RULE OF THE GAME
Make a reproduction of a fabric, such as those shown here, using objects, materials, techniques and colours at your fingertips! Technique : absolutely free!
Post your work on Facebook or Instagram (story or thread) mentioning @espaceculturelgacha and #defidessingacha we will get in touch with the participants, publish the work on our Instagram and Facebook and send nice gifts to the most creative!
Kasai velvets from the Democratic Republic of Congo
Entirely made of woven and embroidered raffia fibres, they are characterized by the geometry and rhythm of their designs. These fabrics are made by several hands on ‘nomadic’ looms, easy to transport for craftsmen who travel. One can distinguish in the patterns, the passage from one hand to the other, from one aesthetic to the other… This work, always collective, is done in harmony. In this geometry, the visual ruptures bring meaning to the whole, like a musical score.
The N’Tchak from the Democratic Republic of Congo
When you get close to its abstract motifs, you can see on the N’Tchak Raphia fibres and sometimes tree bark. For these fabrics, too, the work is collective. The technique differs from the Kassaï, since it is a question of weaving the raffia and then applying motifs still in raffia but with different colours. Full of movement, some textiles seem to reveal an alphabet, a writing, and make think of some paintings of the German painter Paul Klee.
The Bogolan of Mali Bogolan fabrics from Mali are naturally dyed with plants and clay.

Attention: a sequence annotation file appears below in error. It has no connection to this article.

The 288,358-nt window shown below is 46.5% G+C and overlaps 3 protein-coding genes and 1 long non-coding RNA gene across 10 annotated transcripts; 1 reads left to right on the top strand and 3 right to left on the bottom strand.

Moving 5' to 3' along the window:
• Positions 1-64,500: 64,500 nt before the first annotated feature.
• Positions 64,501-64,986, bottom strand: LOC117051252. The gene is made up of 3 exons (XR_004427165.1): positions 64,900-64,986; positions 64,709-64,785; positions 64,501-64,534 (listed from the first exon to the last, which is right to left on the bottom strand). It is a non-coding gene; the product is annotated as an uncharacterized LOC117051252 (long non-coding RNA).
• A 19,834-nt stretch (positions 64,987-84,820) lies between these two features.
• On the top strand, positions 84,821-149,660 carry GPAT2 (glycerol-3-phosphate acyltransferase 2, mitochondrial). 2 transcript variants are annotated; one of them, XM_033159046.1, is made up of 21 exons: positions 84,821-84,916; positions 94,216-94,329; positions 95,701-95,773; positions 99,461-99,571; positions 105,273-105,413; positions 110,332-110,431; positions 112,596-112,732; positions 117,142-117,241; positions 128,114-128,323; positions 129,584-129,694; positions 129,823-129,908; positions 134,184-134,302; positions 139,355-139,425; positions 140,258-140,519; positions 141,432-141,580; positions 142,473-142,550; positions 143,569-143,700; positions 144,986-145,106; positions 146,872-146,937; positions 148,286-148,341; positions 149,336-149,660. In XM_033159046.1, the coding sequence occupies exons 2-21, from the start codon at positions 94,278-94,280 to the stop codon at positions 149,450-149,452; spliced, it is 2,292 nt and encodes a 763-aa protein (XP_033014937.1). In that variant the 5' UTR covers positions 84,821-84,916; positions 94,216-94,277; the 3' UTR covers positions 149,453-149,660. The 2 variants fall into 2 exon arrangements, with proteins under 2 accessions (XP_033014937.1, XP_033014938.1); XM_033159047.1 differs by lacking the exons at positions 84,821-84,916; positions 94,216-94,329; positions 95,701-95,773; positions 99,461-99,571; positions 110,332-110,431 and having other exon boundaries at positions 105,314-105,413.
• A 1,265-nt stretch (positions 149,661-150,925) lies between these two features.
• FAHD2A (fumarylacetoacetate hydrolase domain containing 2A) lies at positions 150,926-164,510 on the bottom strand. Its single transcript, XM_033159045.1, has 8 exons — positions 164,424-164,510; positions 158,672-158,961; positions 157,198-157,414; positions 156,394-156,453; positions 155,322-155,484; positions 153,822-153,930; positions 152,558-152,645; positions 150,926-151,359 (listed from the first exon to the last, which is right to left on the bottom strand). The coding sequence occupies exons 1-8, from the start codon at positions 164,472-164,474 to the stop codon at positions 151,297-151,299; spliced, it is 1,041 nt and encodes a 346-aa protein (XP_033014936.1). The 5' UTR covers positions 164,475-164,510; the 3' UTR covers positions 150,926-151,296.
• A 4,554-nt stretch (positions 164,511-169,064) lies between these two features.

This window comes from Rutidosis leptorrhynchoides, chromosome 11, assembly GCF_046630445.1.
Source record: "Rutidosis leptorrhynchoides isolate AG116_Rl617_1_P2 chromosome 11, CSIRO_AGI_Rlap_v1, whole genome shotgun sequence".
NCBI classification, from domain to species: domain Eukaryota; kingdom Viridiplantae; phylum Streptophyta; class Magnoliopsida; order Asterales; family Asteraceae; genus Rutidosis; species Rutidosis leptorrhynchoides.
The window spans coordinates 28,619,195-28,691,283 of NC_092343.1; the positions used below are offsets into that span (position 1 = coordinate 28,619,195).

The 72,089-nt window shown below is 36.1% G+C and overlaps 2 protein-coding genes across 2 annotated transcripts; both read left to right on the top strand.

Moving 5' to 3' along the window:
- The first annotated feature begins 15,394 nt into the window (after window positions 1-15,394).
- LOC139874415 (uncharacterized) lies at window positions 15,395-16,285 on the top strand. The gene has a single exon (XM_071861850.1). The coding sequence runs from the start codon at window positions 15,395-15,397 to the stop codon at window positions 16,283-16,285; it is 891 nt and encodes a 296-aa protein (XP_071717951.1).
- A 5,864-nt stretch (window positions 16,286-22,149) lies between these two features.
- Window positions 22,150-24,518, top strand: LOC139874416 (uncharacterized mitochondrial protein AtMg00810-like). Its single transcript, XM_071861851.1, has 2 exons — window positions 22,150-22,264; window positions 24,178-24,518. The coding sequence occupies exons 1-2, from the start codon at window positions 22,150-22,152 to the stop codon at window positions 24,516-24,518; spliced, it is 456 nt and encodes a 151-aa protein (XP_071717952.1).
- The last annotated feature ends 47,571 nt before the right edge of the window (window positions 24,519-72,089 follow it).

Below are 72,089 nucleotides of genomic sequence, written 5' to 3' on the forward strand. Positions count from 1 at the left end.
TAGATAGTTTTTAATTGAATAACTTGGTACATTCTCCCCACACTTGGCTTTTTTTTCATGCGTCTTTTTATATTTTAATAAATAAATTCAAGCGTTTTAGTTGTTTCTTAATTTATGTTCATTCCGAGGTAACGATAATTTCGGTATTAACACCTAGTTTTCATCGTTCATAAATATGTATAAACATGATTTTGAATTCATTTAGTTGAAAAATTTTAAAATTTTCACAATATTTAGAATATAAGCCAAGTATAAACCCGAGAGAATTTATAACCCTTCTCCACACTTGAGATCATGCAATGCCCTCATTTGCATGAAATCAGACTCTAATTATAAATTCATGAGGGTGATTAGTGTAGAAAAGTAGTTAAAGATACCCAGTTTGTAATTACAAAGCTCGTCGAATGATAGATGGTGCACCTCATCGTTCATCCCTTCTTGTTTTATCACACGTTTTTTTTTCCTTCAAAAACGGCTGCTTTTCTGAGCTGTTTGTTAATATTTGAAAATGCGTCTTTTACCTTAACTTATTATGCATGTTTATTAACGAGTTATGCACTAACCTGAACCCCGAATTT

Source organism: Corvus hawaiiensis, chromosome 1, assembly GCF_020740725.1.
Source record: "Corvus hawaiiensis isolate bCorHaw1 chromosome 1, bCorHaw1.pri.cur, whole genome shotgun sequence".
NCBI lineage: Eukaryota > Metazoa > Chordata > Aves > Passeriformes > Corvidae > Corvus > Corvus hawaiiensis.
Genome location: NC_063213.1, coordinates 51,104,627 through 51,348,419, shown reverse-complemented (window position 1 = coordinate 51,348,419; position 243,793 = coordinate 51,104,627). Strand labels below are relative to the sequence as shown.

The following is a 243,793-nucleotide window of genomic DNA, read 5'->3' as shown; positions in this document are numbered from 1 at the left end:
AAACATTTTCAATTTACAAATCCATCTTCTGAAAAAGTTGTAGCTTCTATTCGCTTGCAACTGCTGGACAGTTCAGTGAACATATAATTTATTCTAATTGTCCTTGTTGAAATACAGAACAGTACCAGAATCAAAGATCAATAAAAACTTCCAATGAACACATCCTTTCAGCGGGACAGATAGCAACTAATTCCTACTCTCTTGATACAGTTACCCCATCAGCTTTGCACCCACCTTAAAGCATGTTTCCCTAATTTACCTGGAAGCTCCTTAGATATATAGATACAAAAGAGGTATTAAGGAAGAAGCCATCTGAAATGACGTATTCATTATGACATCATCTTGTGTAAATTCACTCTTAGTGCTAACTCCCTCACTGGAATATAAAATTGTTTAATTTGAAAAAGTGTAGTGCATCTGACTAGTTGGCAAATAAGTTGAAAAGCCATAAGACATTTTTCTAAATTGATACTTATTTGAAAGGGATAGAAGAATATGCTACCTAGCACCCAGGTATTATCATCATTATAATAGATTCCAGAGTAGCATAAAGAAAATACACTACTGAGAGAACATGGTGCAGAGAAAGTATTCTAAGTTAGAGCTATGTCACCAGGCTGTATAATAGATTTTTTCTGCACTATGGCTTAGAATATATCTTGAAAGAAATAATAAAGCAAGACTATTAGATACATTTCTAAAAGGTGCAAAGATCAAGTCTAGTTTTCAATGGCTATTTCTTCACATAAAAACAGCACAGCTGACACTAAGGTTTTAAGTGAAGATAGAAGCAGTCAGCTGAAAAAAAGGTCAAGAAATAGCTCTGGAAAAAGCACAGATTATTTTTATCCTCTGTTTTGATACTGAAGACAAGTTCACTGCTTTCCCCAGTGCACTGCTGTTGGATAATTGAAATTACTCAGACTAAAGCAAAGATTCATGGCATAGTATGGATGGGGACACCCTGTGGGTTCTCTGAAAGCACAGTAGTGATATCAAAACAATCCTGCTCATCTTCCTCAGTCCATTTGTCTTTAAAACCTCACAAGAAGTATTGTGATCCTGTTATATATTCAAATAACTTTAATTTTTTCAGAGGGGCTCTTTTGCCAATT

They tell real stories, for those who can read in their patterns, which all have a meaning. Who will know how to find the pattern ‘cè farin jala’ (or belt of the brave), an allusion to the belt that the warrior wears around his waist before going into battle? And the pattern ‘cècela daronyin’ otherwise known as ‘the teeth of the jealous husband’?
The Ndop of Cameroon
Of the fabrics dyed from the Indigo flower, the Ndop is undoubtedly one of the most fascinating.Its manufacture requires several stages and the consecutive work of craftsmen based in different regions of Cameroon.
Reserved for Kings and traditional authorities, it carries with it, its use and its motifs a whole philosophy and precepts of life on Man, his relationship with nature, the living and the dead.
The Kente of Ghana and Togo
The motifs of these fabrics worn in Ghana and Togo are the result of careful observation of nature. In their weave we can find silk, imported from the West, mixed with local fibres. These fabrics are passed on from generation to generation. They are the heritage of a family lineage. Two great styles stand out: ashanti and ewè.